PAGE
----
Are you asking the right questions at the end of your interview?

After feeling like you might have nailed your interview, your interviewer closes the conversation by asking if you have any questions. This could be the game-changer and where you feel like your nerves are kicking back in… if you haven’t done your research.

Thinking through the questions you want to ask beforehand and having them prepared for the interview will help you to answer with confidence and means you can leave the interviewer with the lasting good impression you wanted to give. It’s important to know that your interviewer isn’t trying to ‘catch you out’ by asking you if you have any questions. Of course, they will want to see that you’re keen to find out more about the role and the company, but by no means is this a way to make you feel bad about yourself. They’ll be genuine in asking and will want to cover anything you’re unsure of.

Prior to being sent to a job interview, you will have had the chance to read through a job specification. At this point, it’s a good idea to note down any questions you might have about the specific role you’re applying for. There’s a good chance that the interviewer might cover your questions before you’ve even asked them, and that’s another good reason as to why you should be actively listening to everything they have to say.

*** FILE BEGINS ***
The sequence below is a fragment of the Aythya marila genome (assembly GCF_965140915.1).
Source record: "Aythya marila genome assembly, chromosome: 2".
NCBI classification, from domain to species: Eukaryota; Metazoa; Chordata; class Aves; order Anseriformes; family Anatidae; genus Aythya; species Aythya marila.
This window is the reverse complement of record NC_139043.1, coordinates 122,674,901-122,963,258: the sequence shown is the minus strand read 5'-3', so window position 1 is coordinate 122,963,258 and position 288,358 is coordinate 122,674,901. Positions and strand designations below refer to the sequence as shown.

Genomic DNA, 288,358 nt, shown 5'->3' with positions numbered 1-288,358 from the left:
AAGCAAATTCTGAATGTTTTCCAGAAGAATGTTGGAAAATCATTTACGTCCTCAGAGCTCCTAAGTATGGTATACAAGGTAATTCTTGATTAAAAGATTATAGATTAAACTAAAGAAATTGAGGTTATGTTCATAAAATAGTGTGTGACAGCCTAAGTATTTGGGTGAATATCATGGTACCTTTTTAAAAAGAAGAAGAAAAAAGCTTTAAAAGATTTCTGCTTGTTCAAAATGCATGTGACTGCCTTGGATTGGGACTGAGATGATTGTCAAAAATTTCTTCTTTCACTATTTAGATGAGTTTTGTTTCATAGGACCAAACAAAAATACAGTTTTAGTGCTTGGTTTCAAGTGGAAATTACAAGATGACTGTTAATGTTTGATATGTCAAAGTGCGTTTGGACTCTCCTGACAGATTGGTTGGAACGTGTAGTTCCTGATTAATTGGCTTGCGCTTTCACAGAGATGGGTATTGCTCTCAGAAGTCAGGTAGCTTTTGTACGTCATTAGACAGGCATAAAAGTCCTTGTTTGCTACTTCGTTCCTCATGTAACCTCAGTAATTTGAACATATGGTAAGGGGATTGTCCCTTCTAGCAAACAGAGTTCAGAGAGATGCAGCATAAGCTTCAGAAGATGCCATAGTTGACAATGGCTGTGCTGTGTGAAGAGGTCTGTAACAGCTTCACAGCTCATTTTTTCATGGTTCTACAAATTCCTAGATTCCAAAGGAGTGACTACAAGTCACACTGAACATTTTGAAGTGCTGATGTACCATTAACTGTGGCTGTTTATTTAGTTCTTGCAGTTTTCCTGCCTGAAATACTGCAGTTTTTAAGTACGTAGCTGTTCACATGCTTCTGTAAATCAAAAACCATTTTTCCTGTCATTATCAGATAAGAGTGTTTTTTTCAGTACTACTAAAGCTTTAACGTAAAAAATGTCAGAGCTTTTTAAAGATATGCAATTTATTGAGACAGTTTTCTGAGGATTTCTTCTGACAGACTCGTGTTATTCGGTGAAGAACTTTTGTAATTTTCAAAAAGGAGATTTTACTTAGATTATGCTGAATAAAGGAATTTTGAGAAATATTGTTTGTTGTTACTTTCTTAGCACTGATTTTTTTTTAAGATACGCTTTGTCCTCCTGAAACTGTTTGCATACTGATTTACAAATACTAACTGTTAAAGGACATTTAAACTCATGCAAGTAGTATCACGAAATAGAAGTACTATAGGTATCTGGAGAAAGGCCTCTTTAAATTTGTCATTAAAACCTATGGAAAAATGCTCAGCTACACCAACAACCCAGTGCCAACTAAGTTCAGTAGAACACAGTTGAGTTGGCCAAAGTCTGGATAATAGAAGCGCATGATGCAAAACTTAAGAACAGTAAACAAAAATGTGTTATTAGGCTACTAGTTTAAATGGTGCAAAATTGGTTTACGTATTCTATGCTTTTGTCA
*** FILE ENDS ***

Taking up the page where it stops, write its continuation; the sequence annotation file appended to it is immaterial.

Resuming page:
You should take this as an opportunity to genuinely find out more about the position and the company. It’s easy for candidates to forget that they should be interviewing the interviewer, as much as they’re being interviewed themselves. “Is this a place you can see yourself working? Is this the right career choice for you? Are you heading in the right direction for career progression?”

Below, we have outlined some of our favourite questions that you might want to incorporate into the end of your interview. Some of these might seem obvious, so only pick the ones that you feel haven’t been covered for yourself.

“What does a typical day here look like?”
“Are there any extra duties which haven’t been mentioned?”
“What are the biggest challenges of this role?”
“How many people work in this particular office/team?”

It’s highly likely that you’ll already be pretty confident on the duties on offer, if you’ve had the time to speak with your recruiter in detail. If this is the case and you’re finding yourself stumped for questions, it’s time to find out more about the company. It goes without saying that you should be researching the company before the interview, looking for valuable information that you could later ask about. Integrating facts that you have learned about the company will show the employer that you’re serious about the company and you have taken the time to find out more about the company and its culture.

Questions relating directly to the company could include:

“What are the company’s ambitions for the years ahead?”
“What is the culture of the company?”
“What are the company’s plans for growth and development?”
“How has the company changed over the past few years?”

Finally, it’s important (for your career development) that interviews are designed to be a two-way process. You should be confident that this is the right position and company for you, as much as they’re trying to find the right employee for the business. Articulating yourself clearly and presenting your best self will give you the best chance of being successful in your interview. We know that it can be tempting to say that you don’t have any questions to avoid any embarrassment of feeling like you’re asking a silly question, but as long as you follow the above guide, there is nothing to be embarrassed of. Good luck!

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